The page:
My parents have some curious notions about me that are maybe plausible but not correct. One of the notions my mother has is that I have a clear idea of what objects are visible in the sky at any time. It's a reasonable idea, since I've been interested in planetary science and astrophysics since -- well, I don't have any memories of any time before I was interested in them. I haven't been reading obsessively about the planets recently because it is really hard to keep up with all the amazing things being discovered and I'm hoping that I can clear out all the very funny wrong ideas I picked up from books that date back all the way to 1959 and replace them with things that are less abundantly wrong (eg, no, the Pacific Ocean is not the scar left over from the Moon escaping).
Anyway, while I know a decent amount about the various major bodies of the solar system, I only have a hazy idea of where any of them are at any time. If you get to more than ``what quarter is the Moon in'' I'm basically lost. The Moon I only really know because it was worth tracking New and Full Moons while in Singapore because they'd often correlate to some sort of holiday or festival. Still, now and then my mother asks what planet that is she's noticed. This is relatively easy if she asks while the planet's actually visible, since there is that whole color-coding scheme, but when it's overcast or she's asking when it isn't visible I have to take a wild guess. Usually, I guess Venus.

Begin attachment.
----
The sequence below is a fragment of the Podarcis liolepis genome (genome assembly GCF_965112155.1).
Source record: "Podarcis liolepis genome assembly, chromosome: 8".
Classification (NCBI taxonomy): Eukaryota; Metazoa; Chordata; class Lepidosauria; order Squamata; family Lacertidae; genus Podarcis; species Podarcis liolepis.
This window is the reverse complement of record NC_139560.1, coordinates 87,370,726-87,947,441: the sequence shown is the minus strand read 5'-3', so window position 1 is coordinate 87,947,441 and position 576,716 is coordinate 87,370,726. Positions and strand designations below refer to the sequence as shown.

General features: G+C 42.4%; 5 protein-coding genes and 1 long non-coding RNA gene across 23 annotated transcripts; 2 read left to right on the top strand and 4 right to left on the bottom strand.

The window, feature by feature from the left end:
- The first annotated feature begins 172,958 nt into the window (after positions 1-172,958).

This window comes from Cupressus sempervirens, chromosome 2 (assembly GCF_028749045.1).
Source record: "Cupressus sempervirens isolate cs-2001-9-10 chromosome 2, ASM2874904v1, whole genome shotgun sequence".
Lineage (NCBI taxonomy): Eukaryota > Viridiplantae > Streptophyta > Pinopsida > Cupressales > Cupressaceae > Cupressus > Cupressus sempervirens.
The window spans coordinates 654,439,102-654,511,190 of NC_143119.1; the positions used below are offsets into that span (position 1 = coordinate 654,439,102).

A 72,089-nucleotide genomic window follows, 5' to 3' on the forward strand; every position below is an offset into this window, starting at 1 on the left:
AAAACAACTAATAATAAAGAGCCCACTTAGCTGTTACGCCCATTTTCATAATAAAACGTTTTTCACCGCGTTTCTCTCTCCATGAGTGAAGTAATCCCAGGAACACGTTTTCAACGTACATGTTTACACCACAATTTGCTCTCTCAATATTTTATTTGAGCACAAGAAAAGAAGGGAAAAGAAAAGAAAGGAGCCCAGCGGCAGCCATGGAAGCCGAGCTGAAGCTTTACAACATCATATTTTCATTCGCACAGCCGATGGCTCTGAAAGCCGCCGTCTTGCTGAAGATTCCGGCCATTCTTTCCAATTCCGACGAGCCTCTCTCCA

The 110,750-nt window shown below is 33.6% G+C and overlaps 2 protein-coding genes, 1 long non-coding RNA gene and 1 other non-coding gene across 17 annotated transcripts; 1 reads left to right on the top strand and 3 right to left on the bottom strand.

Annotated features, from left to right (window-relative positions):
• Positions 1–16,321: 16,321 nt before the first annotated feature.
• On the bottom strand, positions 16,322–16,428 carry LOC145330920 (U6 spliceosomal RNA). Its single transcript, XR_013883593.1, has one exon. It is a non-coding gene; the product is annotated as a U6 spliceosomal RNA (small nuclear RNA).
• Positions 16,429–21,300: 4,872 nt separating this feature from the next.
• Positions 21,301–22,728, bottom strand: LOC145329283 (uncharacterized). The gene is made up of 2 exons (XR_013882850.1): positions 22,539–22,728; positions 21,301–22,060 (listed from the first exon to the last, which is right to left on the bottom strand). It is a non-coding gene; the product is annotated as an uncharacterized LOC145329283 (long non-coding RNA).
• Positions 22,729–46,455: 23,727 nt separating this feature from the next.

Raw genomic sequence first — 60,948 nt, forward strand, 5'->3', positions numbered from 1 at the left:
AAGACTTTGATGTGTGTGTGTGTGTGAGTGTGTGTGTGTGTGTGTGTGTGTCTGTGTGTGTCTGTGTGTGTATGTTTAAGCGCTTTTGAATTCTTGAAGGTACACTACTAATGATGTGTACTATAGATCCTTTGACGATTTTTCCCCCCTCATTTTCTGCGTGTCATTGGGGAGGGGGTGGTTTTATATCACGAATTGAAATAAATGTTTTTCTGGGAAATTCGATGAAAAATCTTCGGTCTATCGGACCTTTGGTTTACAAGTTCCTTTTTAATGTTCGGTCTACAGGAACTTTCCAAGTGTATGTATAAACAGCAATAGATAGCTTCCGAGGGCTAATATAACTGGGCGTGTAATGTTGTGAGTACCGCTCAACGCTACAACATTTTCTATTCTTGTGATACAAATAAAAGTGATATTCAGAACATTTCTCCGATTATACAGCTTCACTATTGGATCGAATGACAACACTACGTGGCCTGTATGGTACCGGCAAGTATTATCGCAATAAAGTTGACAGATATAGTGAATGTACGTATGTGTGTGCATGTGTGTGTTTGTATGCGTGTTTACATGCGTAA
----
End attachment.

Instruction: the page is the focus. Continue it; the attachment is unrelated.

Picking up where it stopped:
The most recent time she asked what the planet in the east just after sunset was, I again answered Venus on spec, and it was about ten minutes before I realized how that was almost as wrong an answer as I could give just sticking to the naked-eye observable planets. Looking it up, she was almost certainly seeing Mars.
Turner Classic Movies sent me a note, ``You asked us to remind you that "Wild, Wild Planet, The" is playing on TCM on Fri. January 18, 03:45 AM EST.'' I do indeed remember asking it to remind me of that, but that was months ago and looking it up at the Internet Movie Database I have no idea why I'd want such a reminder. My guess is, someone on my friends list recommended it as a spectacularly bad movie (it's in the ``eye-bleedingly bad movies'' block of Friday overnights), so, whoever recommended it, this is probably the time.
Trivia: Mariner 10's television camera had a focal length of 1500 mm, a focal number of f/8.4, and shutter speed range from 33.3 ms to 11.7 seconds. Source: Atlas of Mercury, Merton E Davies, Stephen E Dwornik, Donald E Gault, Robert G Strom, NASA SP-423.
Currently Reading: The London Mob: Violence and Disorder in Eighteenth-Century England, Robert B Shoemaker.